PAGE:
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State v. Adams

Court of Appeals of Ohio, Second District, Montgomery

October 20, 2017

STATE OF OHIO Plaintiff-Appellee
v.
JAREL S. ADAMS Defendant-Appellant

         Criminal Appeal from Common Pleas Court Trial Court Case No. 16-CR-2189

          MATHIAS H. HECK, JR., by ANDREW T. FRENCH, Atty. Reg. No. 0069384, Montgomery County Prosecutor's Office, Appellate Division, Montgomery County Courts Attorney for Plaintiff-Appellee

          JEFFREY GRAMZA, Atty. Reg. No. 0053392, Attorney for Defendant-Appellant

          OPINION

          DONOVAN, J.

         {¶ 1} Jarel Adams was charged by indictment filed August 25, 2016 with two counts of aggravated robbery and two counts of kidnapping, all felonies of the first degree. Each charge also had a three-year firearm specification. On November 7, 2016 Adams, accompanied by counsel, entered no-contest pleas to the charges and specifications. He was sentenced to concurrent prison terms of three years for each of the felonies and to two consecutive three-year terms for two firearm specifications, one for each victim, for an aggregate nine years of mandatory imprisonment. Appellate counsel filed a brief under Anders v. California, 386 U.S. 738, 87 S.Ct. 1396, 18 L.Ed.2d 493 (1967), asserting the absence of any non-frivolous issues for our review. We informed Adams of the Anders filing and advised him of his right to file his own brief and the time limit for doing so. Adams has not filed a pro se brief, and the time for filing has expired.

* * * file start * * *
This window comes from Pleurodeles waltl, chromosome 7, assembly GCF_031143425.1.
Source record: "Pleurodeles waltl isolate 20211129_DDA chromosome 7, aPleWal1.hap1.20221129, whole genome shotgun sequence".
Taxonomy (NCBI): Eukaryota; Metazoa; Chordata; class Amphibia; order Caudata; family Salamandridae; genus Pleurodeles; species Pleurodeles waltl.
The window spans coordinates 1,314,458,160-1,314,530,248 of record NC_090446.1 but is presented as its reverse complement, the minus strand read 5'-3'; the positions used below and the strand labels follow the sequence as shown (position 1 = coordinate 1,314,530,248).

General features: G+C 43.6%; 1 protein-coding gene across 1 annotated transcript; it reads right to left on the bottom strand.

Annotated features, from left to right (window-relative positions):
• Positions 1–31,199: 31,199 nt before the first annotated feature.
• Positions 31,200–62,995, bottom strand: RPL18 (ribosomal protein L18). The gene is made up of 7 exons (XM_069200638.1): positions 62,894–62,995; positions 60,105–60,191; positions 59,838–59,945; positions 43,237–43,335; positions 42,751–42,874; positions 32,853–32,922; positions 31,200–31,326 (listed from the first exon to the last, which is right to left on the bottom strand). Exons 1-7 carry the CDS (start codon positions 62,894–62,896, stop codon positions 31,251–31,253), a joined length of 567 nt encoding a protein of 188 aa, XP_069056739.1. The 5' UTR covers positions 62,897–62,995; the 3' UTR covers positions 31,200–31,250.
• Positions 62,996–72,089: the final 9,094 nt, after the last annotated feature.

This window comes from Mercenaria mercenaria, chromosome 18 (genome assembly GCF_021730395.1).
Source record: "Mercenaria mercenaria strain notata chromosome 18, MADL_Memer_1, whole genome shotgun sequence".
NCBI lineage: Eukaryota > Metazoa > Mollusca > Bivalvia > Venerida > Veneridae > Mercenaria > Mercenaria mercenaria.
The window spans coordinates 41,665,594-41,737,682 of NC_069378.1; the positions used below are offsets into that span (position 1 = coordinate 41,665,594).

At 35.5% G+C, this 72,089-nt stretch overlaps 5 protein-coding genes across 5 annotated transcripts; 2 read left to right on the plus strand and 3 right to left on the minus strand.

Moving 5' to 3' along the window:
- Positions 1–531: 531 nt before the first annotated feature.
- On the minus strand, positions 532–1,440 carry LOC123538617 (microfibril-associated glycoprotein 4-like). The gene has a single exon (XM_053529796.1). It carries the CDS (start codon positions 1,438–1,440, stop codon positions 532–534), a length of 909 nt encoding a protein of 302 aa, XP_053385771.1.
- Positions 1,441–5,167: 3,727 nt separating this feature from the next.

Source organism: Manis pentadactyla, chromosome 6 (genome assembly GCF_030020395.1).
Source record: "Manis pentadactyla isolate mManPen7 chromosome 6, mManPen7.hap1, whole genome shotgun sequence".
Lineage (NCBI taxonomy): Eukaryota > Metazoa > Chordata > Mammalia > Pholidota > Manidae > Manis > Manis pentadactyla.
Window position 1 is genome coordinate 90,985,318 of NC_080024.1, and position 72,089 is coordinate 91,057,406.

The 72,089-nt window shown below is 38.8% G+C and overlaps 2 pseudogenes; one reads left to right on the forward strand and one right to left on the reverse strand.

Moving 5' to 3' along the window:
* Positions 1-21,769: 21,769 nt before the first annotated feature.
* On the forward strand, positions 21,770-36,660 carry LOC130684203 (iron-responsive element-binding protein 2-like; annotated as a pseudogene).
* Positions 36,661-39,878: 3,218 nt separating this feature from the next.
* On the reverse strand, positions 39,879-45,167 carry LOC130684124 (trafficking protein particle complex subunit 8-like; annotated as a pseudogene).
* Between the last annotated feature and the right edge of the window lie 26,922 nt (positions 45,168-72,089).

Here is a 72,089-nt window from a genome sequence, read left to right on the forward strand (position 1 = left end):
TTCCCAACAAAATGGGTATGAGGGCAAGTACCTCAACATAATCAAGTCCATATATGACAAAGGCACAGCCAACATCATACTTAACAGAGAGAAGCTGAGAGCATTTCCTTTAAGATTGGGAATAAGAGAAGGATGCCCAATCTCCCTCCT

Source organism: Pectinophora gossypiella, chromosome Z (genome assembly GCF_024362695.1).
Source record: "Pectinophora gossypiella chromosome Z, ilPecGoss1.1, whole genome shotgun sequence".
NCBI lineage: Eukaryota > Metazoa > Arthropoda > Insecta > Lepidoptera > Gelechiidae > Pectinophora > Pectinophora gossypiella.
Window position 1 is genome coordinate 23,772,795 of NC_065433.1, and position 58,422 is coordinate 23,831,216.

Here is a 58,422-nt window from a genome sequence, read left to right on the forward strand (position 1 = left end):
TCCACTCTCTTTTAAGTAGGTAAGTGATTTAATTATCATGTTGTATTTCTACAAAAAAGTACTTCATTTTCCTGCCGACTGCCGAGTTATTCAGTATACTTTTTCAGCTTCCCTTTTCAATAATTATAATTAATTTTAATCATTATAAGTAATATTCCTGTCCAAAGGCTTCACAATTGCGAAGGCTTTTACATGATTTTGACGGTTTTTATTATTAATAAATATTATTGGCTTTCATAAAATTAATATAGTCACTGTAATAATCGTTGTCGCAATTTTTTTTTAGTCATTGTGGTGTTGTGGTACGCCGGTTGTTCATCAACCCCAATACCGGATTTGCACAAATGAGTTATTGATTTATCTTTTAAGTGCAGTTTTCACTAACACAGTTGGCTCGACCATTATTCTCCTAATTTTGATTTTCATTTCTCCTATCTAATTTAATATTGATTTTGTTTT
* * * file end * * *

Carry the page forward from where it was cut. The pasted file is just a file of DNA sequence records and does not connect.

The Facts and Course of Proceedings

         {¶ 2} On July 14, 2016 Adams entered a cosmetic and aroma store on North Main Street in Dayton. At gunpoint he robbed the owner by taking money from the register, and he robbed a patron by taking money from her purse. Adams also tied up each of the victims with electrical cords. The owner thought the suspect might be someone she had met. Based in part on a nearby surveillance camera and in part on Facebook entries, Adams was believed to be the offender. He subsequently was positively identified by each of the victims.

         {¶ 3} Adams moved to suppress his identification but later withdrew the motion and entered guilty pleas to each of the charges and specifications. The guilty pleas were prompted by the trial court's representation that it would sentence Adams to seven years in prison provided that an anticipated presentence investigation revealed no substantial record or information other than a known prior felonious-assault conviction for which he had completed a five-year prison sentence. The State did not agree to the trial court's sentencing proposal and the complainants did not agree with the Court's sentencing proposal either.

         {¶ 4} On November 7, 2016, at what was to be a sentencing hearing, the trial court indicated it was "not legally allowed" to impose only a seven-year prison sentence because, contrary to the prospective seven-year sentence represented at the plea colloquy, two mandatory firearm specifications were required to be imposed consecutively to the mandatory sentences for the four underlying charges, resulting in an aggregate minimum of nine years in prison. Over Adams' objection, the trial court vacated the guilty pleas and indicated the proceedings would start over, including Adams' right to proceed to trial. But the trial court also indicated that it would sentence Adams to the minimum of nine mandatory years in prison if he chose to enter no-contest pleas to the charges and specifications, which would preserve his right to have an appellate determination of whether all the firearm specifications should merge. The trial court then conducted a new complete and thorough Crim.R. 11 plea colloquy. It concluded that Adams understood the charges, his rights, and the proceedings, and that he entered his pleas voluntarily. The trial court found him guilty of the charges and specifications.